GUITARIST Joff Oddie, who formed Wolf Alice with singer Ellie Rowsell in 2010, tells EDWIN GILSON about the “love” that keeps the band together and being followed around on tour by film-maker Michael Winterbottom

FIFTEEN years ago, Michael Winterbottom finished work on 24 Hour Party People, a comedy film that looked back at the debauchery of the “Madchester” music movement of the 80s and 90s. In one scene, record label owner Tony Wilson – played by Steve Coogan – reveals he has spent £30,000 on a table for business meetings. It summed up the wealth and ineptitude that partly defined the era.

Winterbottom’s new film, On the Road, couldn’t be further removed from such excess. It stars Wolf Alice, an indie rock band who have found chart success (both their albums have reached number two) and an everexpanding fan base but exist at a time when the music business is suffering financially. Winterbottom’s idea stemmed from a conversation he had with Northern Irish band Ash, who described their touring lifestyle to the filmmaker in all its mundane detail.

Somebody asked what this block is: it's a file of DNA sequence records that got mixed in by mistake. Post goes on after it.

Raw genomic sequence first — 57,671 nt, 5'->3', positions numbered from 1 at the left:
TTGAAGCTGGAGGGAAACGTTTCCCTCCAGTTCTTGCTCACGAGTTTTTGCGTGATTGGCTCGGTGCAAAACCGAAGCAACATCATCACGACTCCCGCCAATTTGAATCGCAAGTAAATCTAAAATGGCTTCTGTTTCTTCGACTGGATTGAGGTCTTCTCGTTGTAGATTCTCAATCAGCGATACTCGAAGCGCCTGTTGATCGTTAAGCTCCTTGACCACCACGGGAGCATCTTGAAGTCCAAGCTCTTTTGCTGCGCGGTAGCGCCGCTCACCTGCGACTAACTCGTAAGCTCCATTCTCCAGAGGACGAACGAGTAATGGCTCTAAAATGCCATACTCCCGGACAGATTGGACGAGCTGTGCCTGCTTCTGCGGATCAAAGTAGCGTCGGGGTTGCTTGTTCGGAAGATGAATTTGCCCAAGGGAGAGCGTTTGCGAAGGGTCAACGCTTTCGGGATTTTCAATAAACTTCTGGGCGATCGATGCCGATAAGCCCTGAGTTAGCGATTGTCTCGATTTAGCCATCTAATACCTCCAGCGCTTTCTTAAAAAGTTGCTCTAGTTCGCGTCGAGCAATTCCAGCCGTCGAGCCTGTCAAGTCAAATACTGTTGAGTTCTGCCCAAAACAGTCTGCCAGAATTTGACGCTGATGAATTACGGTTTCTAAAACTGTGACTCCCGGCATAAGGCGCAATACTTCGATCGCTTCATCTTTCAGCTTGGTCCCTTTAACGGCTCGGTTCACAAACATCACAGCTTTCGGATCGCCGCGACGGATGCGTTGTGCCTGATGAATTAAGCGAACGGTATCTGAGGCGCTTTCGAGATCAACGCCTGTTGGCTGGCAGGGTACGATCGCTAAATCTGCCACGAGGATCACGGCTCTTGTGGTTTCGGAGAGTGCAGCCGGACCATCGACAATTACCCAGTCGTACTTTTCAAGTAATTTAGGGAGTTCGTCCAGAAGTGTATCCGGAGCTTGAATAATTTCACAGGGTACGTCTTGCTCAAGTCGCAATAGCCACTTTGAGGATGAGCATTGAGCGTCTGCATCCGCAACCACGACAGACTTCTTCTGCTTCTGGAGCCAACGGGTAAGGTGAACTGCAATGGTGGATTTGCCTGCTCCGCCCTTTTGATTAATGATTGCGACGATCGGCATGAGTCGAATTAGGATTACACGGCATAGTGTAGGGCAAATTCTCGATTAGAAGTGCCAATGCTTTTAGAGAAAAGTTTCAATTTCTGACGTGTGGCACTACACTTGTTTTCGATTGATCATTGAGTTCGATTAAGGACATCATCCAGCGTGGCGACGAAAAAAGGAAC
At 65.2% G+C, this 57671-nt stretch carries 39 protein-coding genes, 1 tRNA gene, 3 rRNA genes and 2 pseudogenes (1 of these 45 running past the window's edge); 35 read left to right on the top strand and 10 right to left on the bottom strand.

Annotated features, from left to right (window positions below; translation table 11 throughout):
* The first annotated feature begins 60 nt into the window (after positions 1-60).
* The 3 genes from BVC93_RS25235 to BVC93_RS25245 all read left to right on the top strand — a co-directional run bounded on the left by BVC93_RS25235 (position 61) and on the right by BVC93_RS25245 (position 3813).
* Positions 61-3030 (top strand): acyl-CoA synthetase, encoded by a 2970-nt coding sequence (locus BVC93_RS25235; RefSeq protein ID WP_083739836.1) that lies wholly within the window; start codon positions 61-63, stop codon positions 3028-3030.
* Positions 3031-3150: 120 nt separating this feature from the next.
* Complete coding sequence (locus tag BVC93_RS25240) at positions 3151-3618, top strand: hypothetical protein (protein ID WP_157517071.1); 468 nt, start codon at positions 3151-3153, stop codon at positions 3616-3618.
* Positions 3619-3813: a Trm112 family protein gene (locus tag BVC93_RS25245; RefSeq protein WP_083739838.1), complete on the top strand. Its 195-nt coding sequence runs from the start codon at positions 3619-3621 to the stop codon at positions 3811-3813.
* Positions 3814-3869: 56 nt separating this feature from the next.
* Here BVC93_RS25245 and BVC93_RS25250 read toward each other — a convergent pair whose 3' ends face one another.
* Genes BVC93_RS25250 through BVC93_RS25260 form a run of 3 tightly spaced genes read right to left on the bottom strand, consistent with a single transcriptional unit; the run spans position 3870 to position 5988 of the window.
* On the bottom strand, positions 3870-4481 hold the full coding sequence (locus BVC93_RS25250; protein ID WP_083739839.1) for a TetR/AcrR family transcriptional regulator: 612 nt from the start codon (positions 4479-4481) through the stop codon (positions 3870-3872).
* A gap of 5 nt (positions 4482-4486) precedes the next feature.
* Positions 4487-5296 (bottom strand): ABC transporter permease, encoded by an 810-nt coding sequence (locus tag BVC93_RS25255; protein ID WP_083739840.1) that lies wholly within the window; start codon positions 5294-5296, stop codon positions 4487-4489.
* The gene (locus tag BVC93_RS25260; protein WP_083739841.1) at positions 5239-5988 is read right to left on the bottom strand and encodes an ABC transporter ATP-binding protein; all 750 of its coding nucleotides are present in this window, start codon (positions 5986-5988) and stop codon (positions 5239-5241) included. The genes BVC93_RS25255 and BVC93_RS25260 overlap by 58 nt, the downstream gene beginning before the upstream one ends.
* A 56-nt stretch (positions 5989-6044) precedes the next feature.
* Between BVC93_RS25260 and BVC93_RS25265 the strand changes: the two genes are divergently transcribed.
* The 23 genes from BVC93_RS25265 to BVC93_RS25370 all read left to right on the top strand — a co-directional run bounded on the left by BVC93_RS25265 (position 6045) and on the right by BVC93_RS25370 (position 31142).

“It seemed quite romantic, but in other ways completely horrific,” Winterbottom said. “An enclosed world where there was a huge amount of repetition.” When it came time to choose a modern group to follow around on tour and capture on film, Winterbottom was astute in picking Wolf Alice, a notoriously busy group.

“I think we fitted the bill,” says guitarist Joff Oddie of Wolf Alice’s role in On the Road – which sees intimate scenes from the group’s travelling life interspersed with sexual scenes featuring two professional actors. “He [Winterbottom] wanted a young band that were travelling a lot, living on a bus, and it’s no secret that we do that all the time. That’s a big part of Wolf Alice.”

Oddie describes Winterbottom as a “guitar music enthusiast”, but says he didn’t “hang out that much” with the director, who is also behind popular television series The Trip. “I think he was keen to keep the film fairly fluid and be reactive to situations that were happening,” says Oddie of Winterbottom’s technique. “He’s very improvisational and it wasn’t scripted in any sense. It was as natural as you could get without having secret cameras.”